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  1. #81
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    You won't regret that mag man, the morris stuff is very reliable. It's easy to set them w out a buzzbox

    Question on that overbearing - my friend bought one for his early case and it's much too deep - when the nut is installed it does not allow enough taper of the mainshaft for the clutch hub to fully seat up. He also had to cut down some of the woodruff key.

    At the end of the day he returned it and ran a regular super nut.

    It seems as if it would have only worked with a long mainshaft, which is the opposite of what this part is supposed to do....

    Have you installed yours? Does it fit up ok?
    Last edited by Blackbetty; 10-03-2017 at 9:25 AM.

  2. #82
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    Quote Originally Posted by Flatheadsoup View Post
    Love the detail
    Thanks, that means a lot coming from a guy who build that crazy-amazing Pan! I'm looking fwd to watching your new build, though it's a shame you didn't keep it a swinger

  3. #83
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    Quote Originally Posted by Blackbetty View Post
    You won't regret that mag man, the morris stuff is very reliable. It's easy to set them w out a buzzbox

    Question on that overbearing - my friend bought one for his early case and it's much too deep - when the nut is installed it does not allow enough taper of the mainshaft for the clutch hub to fully seat up. He also had to cut down some of the woodruff key.

    At the end of the day he returned it and ran a regular super nut.

    It seems as if it would have only worked with a long mainshaft, which is the opposite of what this part is supposed to do....

    Have you installed yours? Does it fit up ok?
    Good to know... seems mags are another one of those chopper items divided along relegious lines, and never the twain shall meet.

    With the overbearing, I've only mocked it up on the main shaft without a key (waiting on figuring out my inner primary situation before putting on the clutch, etc)., so Ive not run into that. But the fit against the main shaft was real tight, like a light press fit. I couldn't get it on by hand but spun it on with a wrench... more like the resistance of nylocks. I figured that fit is necessary to actually get the support purported by the bearing. Nevertheless I remain hopeful it'll be all it claims.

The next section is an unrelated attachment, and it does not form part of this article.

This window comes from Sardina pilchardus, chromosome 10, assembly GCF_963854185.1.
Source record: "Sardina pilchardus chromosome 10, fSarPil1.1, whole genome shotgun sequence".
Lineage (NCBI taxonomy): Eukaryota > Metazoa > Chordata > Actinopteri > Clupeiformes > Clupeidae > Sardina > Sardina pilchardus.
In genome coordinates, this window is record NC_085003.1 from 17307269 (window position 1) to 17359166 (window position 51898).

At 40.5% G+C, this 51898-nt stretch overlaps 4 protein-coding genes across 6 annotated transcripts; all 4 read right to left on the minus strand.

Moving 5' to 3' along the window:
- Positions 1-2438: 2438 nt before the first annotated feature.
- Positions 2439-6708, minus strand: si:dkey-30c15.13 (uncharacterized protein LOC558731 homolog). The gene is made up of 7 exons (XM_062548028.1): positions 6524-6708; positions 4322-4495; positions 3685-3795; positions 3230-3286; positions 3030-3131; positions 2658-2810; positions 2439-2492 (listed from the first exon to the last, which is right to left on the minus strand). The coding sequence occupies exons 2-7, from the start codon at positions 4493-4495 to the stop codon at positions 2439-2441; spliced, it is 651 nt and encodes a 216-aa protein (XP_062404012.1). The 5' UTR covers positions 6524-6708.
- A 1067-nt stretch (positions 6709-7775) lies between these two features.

4. #84
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    Quote Originally Posted by ericthebeard View Post
    A little checklist (for my own sake) of updates I need to make:
    -Leg shaving
    -Fender saga
    -Trans studs and FX mid control fab
    -Wheel truing, axle spacers, and brake stay tab
    Whelp, I've got a little more here. I don't know if I've said this explicitly or not, but I'm trying to update this thread when major portions of the project are done (ish). I am working here and there so much with little incremental progress I think the "narrative" (or, what narrative is there) would be way more scattered and not so fun. So... to the wheel.

    Last we left the wheel was painted with the hoop laced in. Time to true and tension it. For that I decided to make my own rudimentary truing stand. Started with a little scrap angle and flat bar I had around and made a matching set of uprights.

    IMG_1155 by Eric Bott, on Flickr

    IMG_1156 by Eric Bott, on Flickr

    And welded it together to some approximation of plumb and level:

    IMG_1160 by Eric Bott, on Flickr

    And used that to true up the wheel to the best that theoretical knowledge could hope for:

    IMG_1436 by Eric Bott, on Flickr

  5. #85